Born in 1899, Jorge Borges was from Buenos Aires in Argentina. His talents spread across literature as he was a gifted poet, writer and essayist. He came from a very mixed background with his father alone being half English, part Spanish and part Portuguese. This meant that his language skills were advanced to the point of being bilingual reading in English by the age of 12. He added to this upon arriving in Geneva, where he learnt French and taught himself German in school. He attained his Baccalauréat in 1918.
His first poem was entitled hymn to the sea, and it stems from the time when he was involved in the ultraist movement. He went back to Buenos Aires in 1921, after public unrest had died down. From there his career took off with his emphasis on ultraism, which opposed Rubén Darío's modernismo. The 1930s saw his work move into a common practice among Latin American writers, known as "irreality". It focused on searching for the answers to existential questions. He worked in Sur, an important Argentine journal, and frequently provided work for it. He met Adolfo Bioy Casares, who worked on several important projects with him. He then moved onto working for Critica newspaper, and there he published several pieces of work.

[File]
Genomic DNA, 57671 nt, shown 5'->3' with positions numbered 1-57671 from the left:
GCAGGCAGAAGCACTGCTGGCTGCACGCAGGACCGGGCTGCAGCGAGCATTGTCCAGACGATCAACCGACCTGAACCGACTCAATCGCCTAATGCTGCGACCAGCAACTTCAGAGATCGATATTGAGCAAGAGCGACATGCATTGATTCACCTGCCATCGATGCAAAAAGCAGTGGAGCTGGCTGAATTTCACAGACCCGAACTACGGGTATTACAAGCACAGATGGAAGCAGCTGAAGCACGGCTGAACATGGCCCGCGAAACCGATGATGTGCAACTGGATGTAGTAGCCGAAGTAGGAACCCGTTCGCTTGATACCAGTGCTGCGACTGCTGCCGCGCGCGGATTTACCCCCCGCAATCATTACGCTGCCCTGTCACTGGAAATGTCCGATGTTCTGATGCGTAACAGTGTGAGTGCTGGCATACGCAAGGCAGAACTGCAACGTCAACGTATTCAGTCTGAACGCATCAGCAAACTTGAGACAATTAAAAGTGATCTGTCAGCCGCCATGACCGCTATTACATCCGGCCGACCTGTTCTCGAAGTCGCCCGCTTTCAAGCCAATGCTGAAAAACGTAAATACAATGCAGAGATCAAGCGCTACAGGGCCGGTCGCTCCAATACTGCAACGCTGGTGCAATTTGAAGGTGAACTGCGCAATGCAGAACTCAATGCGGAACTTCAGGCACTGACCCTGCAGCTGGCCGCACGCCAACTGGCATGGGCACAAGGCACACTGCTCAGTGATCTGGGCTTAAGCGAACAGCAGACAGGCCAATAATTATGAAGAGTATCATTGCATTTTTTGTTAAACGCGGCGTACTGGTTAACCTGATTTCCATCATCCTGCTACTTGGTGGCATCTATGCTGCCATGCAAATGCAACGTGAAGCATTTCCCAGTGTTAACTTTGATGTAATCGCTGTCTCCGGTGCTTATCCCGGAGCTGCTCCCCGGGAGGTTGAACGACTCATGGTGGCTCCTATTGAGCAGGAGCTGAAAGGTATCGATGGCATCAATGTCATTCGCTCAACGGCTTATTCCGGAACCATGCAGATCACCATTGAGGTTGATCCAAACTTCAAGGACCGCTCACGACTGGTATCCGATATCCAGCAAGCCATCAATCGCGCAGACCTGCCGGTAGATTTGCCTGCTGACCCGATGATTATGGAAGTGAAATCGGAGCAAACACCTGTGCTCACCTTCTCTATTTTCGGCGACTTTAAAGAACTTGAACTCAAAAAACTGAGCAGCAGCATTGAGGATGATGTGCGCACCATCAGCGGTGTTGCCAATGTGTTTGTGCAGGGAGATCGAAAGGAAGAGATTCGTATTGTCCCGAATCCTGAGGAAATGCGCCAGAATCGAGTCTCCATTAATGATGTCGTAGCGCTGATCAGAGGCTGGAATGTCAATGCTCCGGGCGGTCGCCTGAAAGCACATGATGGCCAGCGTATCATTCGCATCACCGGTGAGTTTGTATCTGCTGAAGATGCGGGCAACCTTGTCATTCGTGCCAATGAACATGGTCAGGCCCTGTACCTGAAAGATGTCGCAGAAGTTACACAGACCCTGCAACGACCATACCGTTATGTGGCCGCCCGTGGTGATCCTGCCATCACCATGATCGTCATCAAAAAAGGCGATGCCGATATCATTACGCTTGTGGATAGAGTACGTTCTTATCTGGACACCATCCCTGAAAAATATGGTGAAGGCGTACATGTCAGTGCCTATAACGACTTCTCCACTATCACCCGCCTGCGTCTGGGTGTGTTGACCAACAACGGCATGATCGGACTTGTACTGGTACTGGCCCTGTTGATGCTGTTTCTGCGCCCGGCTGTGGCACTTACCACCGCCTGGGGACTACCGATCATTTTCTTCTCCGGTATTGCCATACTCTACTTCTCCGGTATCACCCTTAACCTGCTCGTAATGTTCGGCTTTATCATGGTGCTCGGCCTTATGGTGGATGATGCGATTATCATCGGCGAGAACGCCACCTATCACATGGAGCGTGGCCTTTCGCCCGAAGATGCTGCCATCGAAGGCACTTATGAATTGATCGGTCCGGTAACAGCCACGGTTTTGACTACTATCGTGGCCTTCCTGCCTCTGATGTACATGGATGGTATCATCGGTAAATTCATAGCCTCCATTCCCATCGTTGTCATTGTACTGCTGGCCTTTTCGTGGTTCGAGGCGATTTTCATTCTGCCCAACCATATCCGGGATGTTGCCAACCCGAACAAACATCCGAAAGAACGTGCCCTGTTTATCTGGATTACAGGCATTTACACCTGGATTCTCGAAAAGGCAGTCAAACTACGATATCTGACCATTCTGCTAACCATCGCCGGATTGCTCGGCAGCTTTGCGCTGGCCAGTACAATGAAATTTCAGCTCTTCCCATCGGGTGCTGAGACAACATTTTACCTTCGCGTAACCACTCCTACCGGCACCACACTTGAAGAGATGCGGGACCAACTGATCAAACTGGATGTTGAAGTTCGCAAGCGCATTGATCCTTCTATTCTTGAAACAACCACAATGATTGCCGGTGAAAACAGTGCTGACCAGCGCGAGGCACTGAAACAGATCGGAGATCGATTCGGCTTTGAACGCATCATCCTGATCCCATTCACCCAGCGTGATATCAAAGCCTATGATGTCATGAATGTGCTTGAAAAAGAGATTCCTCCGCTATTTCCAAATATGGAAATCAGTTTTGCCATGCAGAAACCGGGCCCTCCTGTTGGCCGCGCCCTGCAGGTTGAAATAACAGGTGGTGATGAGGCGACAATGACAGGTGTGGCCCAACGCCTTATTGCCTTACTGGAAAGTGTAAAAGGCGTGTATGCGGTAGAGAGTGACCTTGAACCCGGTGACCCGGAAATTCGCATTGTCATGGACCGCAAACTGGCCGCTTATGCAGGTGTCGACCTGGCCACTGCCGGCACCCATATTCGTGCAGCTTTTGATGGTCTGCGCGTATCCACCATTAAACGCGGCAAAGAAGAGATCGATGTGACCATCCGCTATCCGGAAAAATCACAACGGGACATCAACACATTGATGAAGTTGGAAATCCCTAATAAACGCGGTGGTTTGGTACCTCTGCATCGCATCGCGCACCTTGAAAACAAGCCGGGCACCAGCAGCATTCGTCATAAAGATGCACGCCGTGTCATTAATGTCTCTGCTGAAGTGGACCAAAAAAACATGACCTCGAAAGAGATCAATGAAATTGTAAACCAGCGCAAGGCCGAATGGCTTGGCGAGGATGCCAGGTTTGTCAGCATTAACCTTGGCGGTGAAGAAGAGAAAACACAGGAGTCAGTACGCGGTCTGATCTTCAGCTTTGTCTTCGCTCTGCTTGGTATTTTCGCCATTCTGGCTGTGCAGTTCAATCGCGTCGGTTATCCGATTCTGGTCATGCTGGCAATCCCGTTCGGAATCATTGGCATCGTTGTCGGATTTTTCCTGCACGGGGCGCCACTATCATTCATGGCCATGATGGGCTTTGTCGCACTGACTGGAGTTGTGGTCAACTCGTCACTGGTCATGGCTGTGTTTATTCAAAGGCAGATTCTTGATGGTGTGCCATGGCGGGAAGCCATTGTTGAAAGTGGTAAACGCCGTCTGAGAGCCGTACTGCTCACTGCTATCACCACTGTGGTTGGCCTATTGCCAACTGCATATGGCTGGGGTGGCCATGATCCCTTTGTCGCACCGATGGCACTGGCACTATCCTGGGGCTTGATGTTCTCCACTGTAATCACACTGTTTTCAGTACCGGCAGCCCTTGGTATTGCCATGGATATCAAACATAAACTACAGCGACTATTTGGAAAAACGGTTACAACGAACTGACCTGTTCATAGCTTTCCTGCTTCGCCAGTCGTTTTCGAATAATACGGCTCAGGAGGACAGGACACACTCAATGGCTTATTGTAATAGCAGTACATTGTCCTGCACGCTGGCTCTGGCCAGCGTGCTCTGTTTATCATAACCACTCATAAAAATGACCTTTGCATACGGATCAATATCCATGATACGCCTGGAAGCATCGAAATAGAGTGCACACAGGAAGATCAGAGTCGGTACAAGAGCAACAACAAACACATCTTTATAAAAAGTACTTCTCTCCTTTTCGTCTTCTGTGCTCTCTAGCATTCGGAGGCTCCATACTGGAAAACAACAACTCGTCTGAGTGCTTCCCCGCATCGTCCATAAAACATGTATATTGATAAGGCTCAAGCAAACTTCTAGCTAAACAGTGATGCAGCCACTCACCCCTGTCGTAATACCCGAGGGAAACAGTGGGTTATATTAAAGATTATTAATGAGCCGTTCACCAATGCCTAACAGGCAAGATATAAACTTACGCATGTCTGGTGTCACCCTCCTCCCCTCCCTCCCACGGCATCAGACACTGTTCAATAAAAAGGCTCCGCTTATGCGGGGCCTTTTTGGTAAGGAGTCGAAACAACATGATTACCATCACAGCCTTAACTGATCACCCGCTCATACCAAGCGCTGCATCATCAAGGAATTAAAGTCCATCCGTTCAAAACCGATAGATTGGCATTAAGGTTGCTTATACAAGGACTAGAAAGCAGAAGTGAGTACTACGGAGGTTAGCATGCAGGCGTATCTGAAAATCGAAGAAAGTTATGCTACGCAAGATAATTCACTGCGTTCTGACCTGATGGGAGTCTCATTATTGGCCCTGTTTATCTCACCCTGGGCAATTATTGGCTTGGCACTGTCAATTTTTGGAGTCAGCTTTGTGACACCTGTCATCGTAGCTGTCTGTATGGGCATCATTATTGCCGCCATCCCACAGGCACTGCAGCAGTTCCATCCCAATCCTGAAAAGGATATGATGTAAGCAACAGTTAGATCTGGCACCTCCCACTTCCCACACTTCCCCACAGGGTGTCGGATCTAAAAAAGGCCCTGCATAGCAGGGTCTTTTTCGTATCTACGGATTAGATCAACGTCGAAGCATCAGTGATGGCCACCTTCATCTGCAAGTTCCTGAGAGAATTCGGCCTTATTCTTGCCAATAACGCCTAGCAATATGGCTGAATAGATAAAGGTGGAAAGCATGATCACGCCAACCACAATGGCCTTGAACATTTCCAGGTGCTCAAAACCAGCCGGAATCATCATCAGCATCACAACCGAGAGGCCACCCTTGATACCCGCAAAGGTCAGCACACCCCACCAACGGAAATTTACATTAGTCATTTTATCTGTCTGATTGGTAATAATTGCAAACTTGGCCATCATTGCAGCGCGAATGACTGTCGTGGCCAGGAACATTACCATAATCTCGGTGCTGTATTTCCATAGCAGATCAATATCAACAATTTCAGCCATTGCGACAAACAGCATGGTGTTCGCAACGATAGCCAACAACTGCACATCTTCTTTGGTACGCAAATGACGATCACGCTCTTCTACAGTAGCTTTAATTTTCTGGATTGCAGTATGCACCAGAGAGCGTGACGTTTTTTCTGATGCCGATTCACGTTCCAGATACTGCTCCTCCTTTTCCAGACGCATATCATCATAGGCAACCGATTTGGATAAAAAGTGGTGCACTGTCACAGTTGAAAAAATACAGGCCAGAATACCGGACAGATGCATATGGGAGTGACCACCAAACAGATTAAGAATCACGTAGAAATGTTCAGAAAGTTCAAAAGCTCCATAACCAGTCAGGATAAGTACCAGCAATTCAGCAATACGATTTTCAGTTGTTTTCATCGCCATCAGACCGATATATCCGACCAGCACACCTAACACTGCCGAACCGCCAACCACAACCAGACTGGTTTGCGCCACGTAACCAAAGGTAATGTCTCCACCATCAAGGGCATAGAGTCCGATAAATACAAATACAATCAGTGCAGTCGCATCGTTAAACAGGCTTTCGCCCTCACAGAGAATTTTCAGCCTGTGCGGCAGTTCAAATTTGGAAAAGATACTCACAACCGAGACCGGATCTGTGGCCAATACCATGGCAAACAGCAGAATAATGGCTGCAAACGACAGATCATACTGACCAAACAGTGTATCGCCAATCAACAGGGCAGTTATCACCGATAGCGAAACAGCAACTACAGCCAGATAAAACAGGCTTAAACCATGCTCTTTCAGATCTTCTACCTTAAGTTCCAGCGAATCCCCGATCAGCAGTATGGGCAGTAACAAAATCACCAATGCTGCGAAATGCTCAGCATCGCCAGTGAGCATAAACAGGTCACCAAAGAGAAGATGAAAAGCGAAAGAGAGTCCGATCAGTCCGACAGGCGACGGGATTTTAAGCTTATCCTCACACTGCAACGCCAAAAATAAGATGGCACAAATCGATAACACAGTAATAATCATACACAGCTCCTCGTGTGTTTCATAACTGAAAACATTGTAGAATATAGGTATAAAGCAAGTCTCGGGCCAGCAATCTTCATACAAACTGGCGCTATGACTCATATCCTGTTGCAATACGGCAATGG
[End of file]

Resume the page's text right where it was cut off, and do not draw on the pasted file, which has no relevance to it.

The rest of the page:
Father and Son
His father passed away in 1938. After recovering from an accident, he published Pierre Menard, Author of the Quixote, a pivotal piece of work which focused on the investigation of the relationship between father and son.
Eventually, Borges, would be employed in a small municipal library, where he had much free time to work at ease on personal projects. Despite the fact that he openly expressed his distaste for dictatorships, he became a public speaker, appearing as the head of the society of writers on many occasions. In 1956, he was awarded the National Prize for Literature from the University of Cuyo. He passed away in 1986 in Geneva.